Top Banana

Top Banana

by Cari Best, Erika Oller

View All Available Formats & Editions

Editorial Reviews

Publishers Weekly - Publisher's Weekly
Siblings or pets routinely compete to be "top banana"; the rivals in this tale, however, are far from the usual suspects. Benny is a parrot whose middle-aged owner, Flora, dotes on him. He feels uniquely beautifulthat is, until Flora introduces Scarlett O'Hara, a delicate orchid. Next to Scarlett's "flaming red blooms, yellow spots, blue stripes, and frilly fringes," Benny doesn't feel very exotic. But when Scarlett starts to wilt, so does Benny's jealousy. The bird ultimately rescues his petalled nemesis by building her a tropical greenhouse. Benny's forest-green plumage and yellow beak stand out against a rose, peach and purple whirl of watercolor and colored pencil. Best (Taxi! Taxi!) writes good-humoredly, with judicious doses of alliteration: The eager-to-please Benny "fanned [Flora} when she was faint. He helped fertilize her ferns. He fluted the edges of her fruit pies." Yet while she establishes Benny as a vibrant character, Scarlett never blossoms as a viable personality. Debut artist Oller's low-contrast palette, while pleasing to the eye, does Scarlett a similar disservice, as the flower's supposedly traffic-stopping good looks do not stand out in any particular way. The chief interest in the illustrations comes from the stylized figures, especially the potato-sack-shaped Flora, and the sense of motion Oller so robustly invests them with. Ages 4-8. (Mar.)
School Library Journal - School Library Journal
PreS-Gr 3Benny the parrot is top banana in the home of his owner, Flora Dora. The woman pampers her bird to no end, even though "he was just the chirping kind." Benny can read, however, and when his owner takes him out into the world on the back of her bicycle, he is thrilled. When Flora spots an exotic orchid (named Scarlett O'Hara) and brings it home, trouble starts. At first, the parrot tries to share his happy home with the flower, but when Flora states that both orchid and bird are "the sweetest, most beautiful creatures on earth," jealousy sets in. Benny dreams of harming Scarlett. When the flower droops and wilts, though, he shows his true colors. Using his reading skills, he discovers that the rain forest is where an orchid like Scarlett belongs and sets about transforming the bathroom into a "warm, wet, and windy" jungle. When he does his howler monkey impression, the change is complete and the orchid recovers. The offbeat characters add a bit of punch to the common theme of jealousy. Still, Benny's anger seems contrived, and the plot lacks tension. There is some visual humor in the watercolor illustrations, particularly when the parrot shares his activities with the potted plant, including hopscotch and pie baking. Despite the mild warmth and humor in the characterizations, it is still hard to get very involved in the antics of Benny, Flora, and Scarlett.Steven Engelfried, West Linn Public Library, OR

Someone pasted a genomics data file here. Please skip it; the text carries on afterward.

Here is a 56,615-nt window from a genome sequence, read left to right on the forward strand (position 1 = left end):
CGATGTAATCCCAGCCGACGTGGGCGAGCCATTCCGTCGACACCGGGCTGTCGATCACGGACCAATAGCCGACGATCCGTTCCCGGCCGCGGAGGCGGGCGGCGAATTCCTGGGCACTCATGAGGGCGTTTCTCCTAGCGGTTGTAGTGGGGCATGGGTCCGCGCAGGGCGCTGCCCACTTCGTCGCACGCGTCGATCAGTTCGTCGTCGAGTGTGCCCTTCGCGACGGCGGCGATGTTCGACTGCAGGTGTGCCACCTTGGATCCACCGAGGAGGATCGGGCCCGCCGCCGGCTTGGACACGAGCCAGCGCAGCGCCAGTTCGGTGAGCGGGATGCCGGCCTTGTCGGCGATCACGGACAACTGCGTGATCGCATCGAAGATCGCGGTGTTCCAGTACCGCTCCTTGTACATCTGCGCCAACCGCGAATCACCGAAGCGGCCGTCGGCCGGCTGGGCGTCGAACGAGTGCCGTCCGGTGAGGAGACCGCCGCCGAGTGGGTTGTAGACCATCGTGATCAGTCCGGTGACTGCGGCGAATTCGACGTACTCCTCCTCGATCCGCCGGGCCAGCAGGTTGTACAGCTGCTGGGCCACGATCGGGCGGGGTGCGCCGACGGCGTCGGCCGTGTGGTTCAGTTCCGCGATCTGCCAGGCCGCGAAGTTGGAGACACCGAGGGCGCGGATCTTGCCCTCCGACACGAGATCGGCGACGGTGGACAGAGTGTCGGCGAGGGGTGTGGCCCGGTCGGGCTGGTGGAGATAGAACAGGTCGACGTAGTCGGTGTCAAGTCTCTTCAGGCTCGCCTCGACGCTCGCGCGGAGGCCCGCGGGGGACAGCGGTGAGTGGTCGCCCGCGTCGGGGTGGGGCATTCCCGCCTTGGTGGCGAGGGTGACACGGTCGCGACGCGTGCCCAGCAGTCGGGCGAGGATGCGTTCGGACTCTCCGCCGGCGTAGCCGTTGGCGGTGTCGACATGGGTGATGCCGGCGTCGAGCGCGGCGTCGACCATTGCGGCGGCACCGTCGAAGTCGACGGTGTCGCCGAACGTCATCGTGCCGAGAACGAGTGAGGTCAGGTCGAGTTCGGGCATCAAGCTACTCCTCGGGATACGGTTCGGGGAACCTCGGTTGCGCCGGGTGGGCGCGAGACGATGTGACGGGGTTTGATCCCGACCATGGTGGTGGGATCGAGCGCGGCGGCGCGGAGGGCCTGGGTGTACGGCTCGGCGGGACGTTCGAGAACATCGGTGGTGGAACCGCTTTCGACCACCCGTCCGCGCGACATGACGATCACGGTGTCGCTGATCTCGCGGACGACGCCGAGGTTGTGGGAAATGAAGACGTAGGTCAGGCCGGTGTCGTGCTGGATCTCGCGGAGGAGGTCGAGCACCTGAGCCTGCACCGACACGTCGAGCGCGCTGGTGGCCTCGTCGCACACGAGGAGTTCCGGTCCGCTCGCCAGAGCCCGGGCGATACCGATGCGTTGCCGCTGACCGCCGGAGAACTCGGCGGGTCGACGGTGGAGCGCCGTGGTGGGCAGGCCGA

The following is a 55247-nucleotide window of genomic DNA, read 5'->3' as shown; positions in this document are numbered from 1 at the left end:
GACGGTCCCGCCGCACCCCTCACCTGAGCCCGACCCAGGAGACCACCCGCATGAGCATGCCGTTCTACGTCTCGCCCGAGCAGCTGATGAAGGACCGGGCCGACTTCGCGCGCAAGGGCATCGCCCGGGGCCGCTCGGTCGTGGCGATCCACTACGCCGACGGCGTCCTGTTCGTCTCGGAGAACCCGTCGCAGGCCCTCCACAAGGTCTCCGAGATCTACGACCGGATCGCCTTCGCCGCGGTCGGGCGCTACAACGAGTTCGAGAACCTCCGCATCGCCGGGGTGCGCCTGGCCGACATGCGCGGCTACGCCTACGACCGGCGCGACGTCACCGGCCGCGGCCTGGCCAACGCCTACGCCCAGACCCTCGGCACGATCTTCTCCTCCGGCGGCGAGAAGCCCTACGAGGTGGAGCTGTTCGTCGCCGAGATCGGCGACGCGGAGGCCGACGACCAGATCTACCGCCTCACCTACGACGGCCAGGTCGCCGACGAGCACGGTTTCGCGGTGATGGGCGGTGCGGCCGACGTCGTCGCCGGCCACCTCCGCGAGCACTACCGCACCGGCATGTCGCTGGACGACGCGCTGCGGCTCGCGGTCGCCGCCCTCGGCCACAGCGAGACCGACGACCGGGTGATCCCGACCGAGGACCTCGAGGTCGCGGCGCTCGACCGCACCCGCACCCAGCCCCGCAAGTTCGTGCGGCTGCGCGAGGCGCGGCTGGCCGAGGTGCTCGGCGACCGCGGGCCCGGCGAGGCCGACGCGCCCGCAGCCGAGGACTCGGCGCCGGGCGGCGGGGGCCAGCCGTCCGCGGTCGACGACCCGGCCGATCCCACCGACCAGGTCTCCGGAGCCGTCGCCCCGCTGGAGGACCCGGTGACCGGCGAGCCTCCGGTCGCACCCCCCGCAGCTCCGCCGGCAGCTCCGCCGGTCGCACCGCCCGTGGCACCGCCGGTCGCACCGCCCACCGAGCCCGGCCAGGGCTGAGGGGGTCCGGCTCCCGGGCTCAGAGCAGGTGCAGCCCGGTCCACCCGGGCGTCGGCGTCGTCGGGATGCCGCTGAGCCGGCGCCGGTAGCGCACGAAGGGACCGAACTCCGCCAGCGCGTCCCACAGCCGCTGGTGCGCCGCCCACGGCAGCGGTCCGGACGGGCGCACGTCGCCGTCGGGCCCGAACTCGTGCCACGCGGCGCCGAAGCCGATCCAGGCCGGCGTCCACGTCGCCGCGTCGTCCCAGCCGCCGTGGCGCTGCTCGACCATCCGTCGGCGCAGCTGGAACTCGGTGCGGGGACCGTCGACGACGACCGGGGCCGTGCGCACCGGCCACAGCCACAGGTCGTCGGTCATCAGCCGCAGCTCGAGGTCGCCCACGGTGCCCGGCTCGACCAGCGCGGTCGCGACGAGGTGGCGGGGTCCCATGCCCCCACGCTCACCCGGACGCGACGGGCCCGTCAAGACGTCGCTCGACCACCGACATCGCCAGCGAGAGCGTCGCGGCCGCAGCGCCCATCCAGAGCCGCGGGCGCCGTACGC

Product Details

Scholastic, Inc.
Publication date:
Product dimensions:
9.11(w) x 11.31(h) x 0.38(d)
Age Range:
5 - 8 Years

Meet the Author

Customer Reviews

Average Review:

Write a Review

and post it to your social network


Most Helpful Customer Reviews

See all customer reviews >